“With the headaches and the confusion that I went through, I felt that there was very little information about that,” said Thorsell. “It dramatically affects a person. I wanted to touch a little bit on that for children and talk about recovery, healing ourselves and healing nature. Those are two things that have been important to me my whole life.”

Thorsell said beyond the injury, an important theme in the book, as the story unfolds, is that humans are connected to the earth, and what we do to the earth, we do to ourselves. As the story progressed she incorporated concerns for old-growth forests and using pesticide in the forests as she is a member of Pesticide Free Powell River. 

Real people are also featured in the book. There is a reference to a doctor and Thorsell said it was based on 95-year-old Dr. Frank Murphy, who is from Ireland but has lived in Powell River for many years. Other Powell River residents upon whom characters in the book are based include reiki masters Phil Russell and Maggi Bereziak, plus Dragonfly Touch neurofeedback practitioner Alene Norris.Also, a friend of Thorsell’s from Ireland, Lucy, is featured in the book.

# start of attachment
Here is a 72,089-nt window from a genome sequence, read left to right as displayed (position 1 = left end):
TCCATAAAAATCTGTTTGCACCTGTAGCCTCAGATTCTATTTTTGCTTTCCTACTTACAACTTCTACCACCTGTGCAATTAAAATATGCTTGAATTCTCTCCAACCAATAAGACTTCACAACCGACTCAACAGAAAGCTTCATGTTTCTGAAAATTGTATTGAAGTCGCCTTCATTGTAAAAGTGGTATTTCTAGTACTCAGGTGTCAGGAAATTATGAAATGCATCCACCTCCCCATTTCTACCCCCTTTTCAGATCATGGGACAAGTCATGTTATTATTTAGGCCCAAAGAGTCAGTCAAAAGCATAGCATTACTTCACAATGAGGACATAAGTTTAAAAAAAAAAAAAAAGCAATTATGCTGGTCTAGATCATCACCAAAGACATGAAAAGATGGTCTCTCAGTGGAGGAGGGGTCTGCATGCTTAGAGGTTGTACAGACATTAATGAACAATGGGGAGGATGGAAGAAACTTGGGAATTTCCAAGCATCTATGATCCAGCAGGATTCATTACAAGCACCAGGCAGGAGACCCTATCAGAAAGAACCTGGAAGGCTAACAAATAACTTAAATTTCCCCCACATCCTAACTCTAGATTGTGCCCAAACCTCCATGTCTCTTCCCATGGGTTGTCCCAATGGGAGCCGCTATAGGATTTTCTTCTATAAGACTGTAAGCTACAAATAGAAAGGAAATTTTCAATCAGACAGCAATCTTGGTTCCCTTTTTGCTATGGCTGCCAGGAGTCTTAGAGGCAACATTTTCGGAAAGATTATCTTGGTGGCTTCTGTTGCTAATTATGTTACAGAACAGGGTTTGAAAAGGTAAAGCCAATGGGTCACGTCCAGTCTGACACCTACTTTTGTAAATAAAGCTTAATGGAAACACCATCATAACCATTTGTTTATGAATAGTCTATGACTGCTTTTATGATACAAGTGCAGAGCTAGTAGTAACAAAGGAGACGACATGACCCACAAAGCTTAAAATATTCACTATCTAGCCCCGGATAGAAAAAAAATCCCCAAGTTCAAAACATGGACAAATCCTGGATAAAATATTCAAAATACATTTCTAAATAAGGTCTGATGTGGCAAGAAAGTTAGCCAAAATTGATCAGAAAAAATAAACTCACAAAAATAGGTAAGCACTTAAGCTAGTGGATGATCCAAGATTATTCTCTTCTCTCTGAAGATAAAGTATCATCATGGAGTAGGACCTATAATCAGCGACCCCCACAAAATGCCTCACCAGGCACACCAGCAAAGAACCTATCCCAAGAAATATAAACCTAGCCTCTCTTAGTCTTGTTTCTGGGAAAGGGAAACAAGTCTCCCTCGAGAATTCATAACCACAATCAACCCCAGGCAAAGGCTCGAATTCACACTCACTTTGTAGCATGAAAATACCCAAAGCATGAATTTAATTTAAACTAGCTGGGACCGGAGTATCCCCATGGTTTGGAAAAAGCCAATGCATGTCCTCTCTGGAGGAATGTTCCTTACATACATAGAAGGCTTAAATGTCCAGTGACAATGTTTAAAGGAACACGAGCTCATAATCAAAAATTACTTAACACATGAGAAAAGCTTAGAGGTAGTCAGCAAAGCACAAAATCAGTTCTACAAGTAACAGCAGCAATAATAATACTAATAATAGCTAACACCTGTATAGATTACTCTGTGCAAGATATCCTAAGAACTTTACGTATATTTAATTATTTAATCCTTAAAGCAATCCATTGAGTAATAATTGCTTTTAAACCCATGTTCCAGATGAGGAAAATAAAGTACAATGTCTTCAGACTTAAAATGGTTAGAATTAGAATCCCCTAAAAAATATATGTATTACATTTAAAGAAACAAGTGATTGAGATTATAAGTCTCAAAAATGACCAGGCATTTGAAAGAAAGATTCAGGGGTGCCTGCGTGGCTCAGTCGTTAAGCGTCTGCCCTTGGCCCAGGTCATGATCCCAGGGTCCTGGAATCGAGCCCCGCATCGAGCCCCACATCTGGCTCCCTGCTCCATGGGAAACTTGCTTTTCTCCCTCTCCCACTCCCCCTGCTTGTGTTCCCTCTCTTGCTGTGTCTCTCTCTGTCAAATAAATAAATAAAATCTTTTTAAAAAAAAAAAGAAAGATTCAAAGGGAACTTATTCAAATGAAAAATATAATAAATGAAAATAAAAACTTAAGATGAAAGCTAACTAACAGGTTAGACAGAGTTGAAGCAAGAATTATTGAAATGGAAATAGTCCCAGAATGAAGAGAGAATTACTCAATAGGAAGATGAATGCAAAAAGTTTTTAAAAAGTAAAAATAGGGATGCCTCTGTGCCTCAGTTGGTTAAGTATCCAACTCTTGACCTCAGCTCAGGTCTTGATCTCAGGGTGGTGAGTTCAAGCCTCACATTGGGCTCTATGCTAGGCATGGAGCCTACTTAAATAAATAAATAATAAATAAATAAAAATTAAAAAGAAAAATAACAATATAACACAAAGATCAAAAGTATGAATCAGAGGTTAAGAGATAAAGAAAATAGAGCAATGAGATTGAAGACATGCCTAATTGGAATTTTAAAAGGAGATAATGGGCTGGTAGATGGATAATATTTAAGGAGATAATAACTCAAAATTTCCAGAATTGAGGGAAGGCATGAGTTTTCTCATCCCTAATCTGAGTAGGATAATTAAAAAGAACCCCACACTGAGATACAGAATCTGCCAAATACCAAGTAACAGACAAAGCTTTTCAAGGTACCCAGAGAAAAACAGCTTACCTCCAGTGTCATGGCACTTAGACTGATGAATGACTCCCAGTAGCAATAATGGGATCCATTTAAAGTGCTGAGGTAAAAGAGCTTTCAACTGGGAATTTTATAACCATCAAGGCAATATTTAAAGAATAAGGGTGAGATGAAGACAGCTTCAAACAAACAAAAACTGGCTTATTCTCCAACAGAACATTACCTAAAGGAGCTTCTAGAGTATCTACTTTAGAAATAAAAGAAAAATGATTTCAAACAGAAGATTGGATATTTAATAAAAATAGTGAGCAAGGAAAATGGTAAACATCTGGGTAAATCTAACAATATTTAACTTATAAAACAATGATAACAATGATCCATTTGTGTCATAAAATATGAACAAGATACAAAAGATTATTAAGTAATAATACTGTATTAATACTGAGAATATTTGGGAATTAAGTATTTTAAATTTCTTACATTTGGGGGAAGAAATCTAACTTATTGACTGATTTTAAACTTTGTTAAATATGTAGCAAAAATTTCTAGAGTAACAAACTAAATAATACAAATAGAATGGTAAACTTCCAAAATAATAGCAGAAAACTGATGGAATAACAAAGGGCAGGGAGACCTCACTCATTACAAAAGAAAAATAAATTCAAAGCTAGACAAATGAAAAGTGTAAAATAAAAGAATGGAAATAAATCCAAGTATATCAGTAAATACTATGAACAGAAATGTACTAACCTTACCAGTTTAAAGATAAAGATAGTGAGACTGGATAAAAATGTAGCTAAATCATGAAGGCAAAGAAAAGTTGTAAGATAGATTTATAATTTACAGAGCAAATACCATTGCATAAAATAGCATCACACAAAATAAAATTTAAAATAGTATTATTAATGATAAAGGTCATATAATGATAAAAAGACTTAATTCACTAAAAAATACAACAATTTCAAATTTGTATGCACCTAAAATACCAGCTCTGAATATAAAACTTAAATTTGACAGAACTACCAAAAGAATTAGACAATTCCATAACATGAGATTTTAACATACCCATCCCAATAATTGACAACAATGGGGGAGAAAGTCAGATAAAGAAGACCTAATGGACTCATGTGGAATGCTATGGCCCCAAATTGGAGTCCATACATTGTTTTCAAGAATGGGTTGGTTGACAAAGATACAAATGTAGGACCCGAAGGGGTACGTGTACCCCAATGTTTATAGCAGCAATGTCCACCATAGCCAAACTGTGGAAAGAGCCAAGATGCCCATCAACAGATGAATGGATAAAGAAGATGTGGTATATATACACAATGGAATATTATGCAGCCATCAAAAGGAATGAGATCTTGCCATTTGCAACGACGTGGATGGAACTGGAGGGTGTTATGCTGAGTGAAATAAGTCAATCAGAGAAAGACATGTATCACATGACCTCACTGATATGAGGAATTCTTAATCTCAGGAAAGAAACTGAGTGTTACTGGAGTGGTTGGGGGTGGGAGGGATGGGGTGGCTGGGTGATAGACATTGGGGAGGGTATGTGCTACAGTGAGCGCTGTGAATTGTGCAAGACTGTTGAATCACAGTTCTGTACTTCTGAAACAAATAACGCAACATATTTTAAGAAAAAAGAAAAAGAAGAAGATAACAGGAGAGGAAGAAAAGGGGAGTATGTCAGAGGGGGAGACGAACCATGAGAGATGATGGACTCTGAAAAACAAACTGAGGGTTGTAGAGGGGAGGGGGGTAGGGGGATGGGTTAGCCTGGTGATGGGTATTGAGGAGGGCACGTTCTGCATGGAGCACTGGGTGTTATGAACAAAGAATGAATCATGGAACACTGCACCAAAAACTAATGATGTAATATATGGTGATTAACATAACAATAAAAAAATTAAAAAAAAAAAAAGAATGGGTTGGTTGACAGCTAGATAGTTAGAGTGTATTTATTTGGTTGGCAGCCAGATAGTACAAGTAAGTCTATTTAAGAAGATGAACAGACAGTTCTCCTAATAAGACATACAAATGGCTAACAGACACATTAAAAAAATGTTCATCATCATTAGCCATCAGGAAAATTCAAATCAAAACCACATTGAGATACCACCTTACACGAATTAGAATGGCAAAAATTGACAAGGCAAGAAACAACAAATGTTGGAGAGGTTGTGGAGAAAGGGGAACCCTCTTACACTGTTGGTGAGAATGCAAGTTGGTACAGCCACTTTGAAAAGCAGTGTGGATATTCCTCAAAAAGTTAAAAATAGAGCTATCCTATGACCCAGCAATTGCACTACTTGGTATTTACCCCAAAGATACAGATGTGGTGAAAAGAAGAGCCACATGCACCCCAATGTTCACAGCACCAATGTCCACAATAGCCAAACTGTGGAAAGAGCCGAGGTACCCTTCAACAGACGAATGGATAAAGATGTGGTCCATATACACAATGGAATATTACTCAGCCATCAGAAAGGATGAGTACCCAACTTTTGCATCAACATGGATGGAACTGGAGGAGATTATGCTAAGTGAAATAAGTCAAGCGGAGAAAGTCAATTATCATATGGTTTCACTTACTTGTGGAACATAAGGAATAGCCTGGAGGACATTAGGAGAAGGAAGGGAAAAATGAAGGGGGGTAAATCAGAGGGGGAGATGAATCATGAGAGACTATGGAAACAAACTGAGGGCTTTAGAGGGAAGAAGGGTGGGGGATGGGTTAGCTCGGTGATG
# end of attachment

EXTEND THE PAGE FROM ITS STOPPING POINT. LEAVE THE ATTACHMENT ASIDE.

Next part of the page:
Thorsell has been to Ireland twice and she loves it.

“I love faeries, love the history of Ireland, it’s a very magical place,” said Thorsell.

The book is written for children. Thorsell said she reads it to her year-old grandson and older children would enjoy reading it themselves.

The book was published in December 2020. Thorsell said she got a little elf hat and, with her partner Tracy, delivered the book around the community, having sold about 150 copies. Some have been sold overseas in England, Ireland, Australia and one is going to Germany. International sales have been made through her website at This is her first publishing endeavour.

Thorsell said she is pleased with the end result.

“It looks great,” she added. “Melany knew I wanted a whimsical theme and she delivered.”

A portion of the proceeds of the book will be supporting two organizations. Some of the money will go to Powell River Orphaned Wildlife Society (PROWLS). Thorsell said that last year, more than 460 birds and wildlife were saved by the organization.

“They want to build an animal hospital so I want to give proceeds to that,” said Thorsell. “[PROWLS president] Merrilee Prior is the Jane Goodall of Powell River.”

Money will also be going to TreeSisters, an international organization of women devoted to the planting of trees. They have planted 15 million trees so far globally and Thorsell donates to them every month. 

Thorsell said being able to support both organizations makes her feel really good.

“People can buy the book and enjoy it and know they planted a tree or saved a bird,” she added. “The book is about giving back and about nature, healing ourselves and healing the planet. Israelle and I love working together and have been discussing book number two. The story continues.”